US5729285 *Jun 7, 1995Mar 17, 1998Texas Instruments IncorporatedFocal plane array integrated circuit with individual pixel signal processing
US6225937May 24, 1996May 1, 2001Lockheed-Martin Ir Imaging Systems, Inc.Metastability resolved monolithic analog-to-digital converter
US6249002Aug 30, 1996Jun 19, 2001Lockheed-Martin Ir Imaging Systems, Inc.Bolometric focal plane array
US6274869Jun 28, 1996Aug 14, 2001Lockheed-Martin Ir Imaging Systems, Inc.Digital offset corrector
US6420927 *Aug 7, 2000Jul 16, 2002University Of FloridaFilter and hold circuit utilizing a charge/discharge current
US6515285Feb 11, 2000Feb 4, 2003Lockheed-Martin Ir Imaging Systems, Inc.Method and apparatus for compensating a radiation sensor for ambient temperature variations
US6730909Apr 27, 2001May 4, 2004Bae Systems, Inc.Methods and apparatus for compensating a radiation sensor for temperature variations of the sensor
US6791610Oct 24, 1996Sep 14, 2004Lockheed Martin Ir Imaging Systems, Inc.Uncooled focal plane array sensor
US6879923Jun 14, 2001Apr 12, 2005Bae Systems Information And Electronic Systems Integration, Inc.Digital offset corrector
US7030378Aug 5, 2003Apr 18, 2006Bae Systems Information And Electronic Systems Integration, Inc.Real-time radiation sensor calibration
US7348562 *Feb 2, 2004Mar 25, 2008Mikron Infrared, Inc.Method for adapting an existing thermal imaging device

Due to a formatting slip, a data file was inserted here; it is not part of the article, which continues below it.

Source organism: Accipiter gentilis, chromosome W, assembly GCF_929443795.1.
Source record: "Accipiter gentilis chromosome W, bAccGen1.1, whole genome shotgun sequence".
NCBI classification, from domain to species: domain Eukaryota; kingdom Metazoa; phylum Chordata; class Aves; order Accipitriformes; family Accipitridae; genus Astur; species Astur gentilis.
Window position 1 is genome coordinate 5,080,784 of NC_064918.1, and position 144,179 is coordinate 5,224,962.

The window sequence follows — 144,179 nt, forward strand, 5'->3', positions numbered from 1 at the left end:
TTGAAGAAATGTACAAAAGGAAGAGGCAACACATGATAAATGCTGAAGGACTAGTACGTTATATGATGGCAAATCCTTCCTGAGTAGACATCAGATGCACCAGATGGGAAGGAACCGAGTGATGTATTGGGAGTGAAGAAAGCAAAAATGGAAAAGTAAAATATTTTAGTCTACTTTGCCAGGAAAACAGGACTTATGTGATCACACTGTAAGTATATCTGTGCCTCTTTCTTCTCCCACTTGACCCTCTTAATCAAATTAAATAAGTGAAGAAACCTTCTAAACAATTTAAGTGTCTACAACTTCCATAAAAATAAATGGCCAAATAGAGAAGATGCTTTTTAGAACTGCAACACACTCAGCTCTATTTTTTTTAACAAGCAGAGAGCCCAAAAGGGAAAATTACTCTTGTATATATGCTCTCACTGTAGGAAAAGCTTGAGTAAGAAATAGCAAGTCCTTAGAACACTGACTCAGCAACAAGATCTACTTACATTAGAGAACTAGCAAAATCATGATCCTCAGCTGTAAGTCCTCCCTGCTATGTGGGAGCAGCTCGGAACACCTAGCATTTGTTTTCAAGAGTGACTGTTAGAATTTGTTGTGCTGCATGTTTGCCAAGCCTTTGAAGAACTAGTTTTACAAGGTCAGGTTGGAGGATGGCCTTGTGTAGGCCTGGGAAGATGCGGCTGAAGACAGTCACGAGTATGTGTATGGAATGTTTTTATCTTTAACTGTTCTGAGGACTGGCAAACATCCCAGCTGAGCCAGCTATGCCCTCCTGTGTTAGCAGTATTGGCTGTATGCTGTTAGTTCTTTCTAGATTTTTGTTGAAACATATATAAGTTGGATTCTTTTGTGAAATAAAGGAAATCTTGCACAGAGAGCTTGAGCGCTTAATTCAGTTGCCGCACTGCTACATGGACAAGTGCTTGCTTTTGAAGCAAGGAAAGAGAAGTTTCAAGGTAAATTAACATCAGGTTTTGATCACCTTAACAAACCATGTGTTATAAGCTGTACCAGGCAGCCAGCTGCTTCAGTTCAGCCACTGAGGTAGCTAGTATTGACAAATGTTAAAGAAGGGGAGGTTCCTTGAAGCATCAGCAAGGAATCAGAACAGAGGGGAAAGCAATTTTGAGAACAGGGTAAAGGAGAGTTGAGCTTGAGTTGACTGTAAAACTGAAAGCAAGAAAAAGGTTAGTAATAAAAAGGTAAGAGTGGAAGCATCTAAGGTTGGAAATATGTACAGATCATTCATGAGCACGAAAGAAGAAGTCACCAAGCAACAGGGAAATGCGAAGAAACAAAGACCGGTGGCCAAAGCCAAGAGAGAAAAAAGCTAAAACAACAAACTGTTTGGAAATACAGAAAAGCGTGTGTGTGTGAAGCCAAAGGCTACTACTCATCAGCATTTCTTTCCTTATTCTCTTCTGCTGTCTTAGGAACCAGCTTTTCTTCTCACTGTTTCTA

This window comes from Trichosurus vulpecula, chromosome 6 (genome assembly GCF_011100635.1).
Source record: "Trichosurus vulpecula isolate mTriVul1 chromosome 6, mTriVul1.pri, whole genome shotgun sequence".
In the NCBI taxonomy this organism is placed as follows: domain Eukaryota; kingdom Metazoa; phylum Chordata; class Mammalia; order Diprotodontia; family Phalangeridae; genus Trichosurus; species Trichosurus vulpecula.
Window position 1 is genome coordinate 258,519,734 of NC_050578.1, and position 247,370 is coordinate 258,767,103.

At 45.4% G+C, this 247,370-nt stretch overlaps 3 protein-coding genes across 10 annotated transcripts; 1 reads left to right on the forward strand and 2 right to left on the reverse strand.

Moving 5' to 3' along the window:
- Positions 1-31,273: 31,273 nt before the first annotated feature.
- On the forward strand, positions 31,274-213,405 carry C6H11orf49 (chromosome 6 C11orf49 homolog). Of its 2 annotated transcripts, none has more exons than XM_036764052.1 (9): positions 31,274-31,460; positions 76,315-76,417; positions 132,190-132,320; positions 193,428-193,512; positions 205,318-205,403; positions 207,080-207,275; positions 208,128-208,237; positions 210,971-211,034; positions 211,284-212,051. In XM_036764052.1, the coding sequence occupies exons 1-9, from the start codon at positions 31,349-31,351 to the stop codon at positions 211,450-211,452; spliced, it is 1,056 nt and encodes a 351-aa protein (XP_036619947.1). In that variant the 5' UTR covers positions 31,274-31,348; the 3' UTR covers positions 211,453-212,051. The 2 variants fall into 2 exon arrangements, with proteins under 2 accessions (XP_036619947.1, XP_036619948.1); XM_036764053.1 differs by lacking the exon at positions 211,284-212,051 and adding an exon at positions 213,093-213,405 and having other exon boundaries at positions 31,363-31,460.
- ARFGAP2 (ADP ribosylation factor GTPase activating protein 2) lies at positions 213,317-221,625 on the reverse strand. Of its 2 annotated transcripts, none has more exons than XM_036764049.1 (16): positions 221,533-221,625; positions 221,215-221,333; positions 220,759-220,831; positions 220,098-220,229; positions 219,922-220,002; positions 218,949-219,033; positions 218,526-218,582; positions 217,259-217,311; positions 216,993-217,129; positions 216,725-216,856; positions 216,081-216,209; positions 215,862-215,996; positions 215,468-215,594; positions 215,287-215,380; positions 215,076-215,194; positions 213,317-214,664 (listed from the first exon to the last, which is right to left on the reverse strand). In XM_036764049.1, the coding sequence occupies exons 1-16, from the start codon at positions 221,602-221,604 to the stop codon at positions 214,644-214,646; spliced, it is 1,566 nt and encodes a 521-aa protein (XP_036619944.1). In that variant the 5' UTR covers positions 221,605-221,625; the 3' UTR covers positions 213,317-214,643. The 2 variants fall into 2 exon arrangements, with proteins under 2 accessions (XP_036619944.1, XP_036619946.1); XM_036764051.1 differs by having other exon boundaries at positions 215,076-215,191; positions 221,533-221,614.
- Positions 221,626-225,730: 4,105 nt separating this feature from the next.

US7671318 *Nov 14, 2008Mar 2, 2010Lockheed Martin CorporationSensor apparatus and method for low-frequency scene suppression and fixed pattern noise suppression
US8569671 *Mar 23, 2009Oct 29, 2013Cmosis NvPixel array capable of performing pipelined global shutter operation including a first and second buffer amplifier
US8754357Jan 5, 2012Jun 17, 2014Cmosis NvPixel having two cascade-connected sample stages, pixel array, and method of operating same
US20130257506 *Apr 2, 2012Oct 3, 2013Yannick De WitPassive Integrator and Method
WO1995020750A1 *Jan 26, 1995Aug 3, 1995Foersvarets ForskningsanstaltSensor device
Classifications
U.S. Classification250/332, 250/330, 348/E05.091, 348/E05.079, 348/E05.09
International ClassificationH04N5/217, H04N5/33
Cooperative ClassificationH04N5/357, H04N5/3745, H04N5/35572, H04N5/33
European ClassificationH04N5/3745, H04N5/357, H04N5/355B2, H04N5/33
Legal Events
DateCodeEventDescription
Jan 31, 2006FPExpired due to failure to pay maintenance fee
Effective date: 20051207
Dec 7, 2005LAPSLapse for failure to pay maintenance fees
Jun 22, 2005REMIMaintenance fee reminder mailed
Jun 6, 2001FPAYFee payment
Year of fee payment: 8
Apr 2, 1999ASAssignment
Owner name: RAYTHEON COMPANY, A CORPORATION OF DELAWARE, MASSA
Free format text: CHANGE OF NAME;ASSIGNOR:RAYTHEON TI SYSTEMS, INC.;REEL/FRAME:009875/0499
Effective date: 19981229
Aug 8, 1997FPAYFee payment
Year of fee payment: 4
Aug 8, 1997SULPSurcharge for late payment
Aug 7, 1997ASAssignment
Owner name: RAYTHEON TI SYSTEMS, INC., TEXAS
Free format text: ASSIGNMENT OF ASSIGNORS INTEREST;ASSIGNORS:TEXAS INSTRUMENTS INCORPORATED;TEXAS INSTRUMENTS DEUTSCHLAND GMBH;REEL/FRAME:008628/0414
Effective date: 19970711
Jul 15, 1997REMIMaintenance fee reminder mailed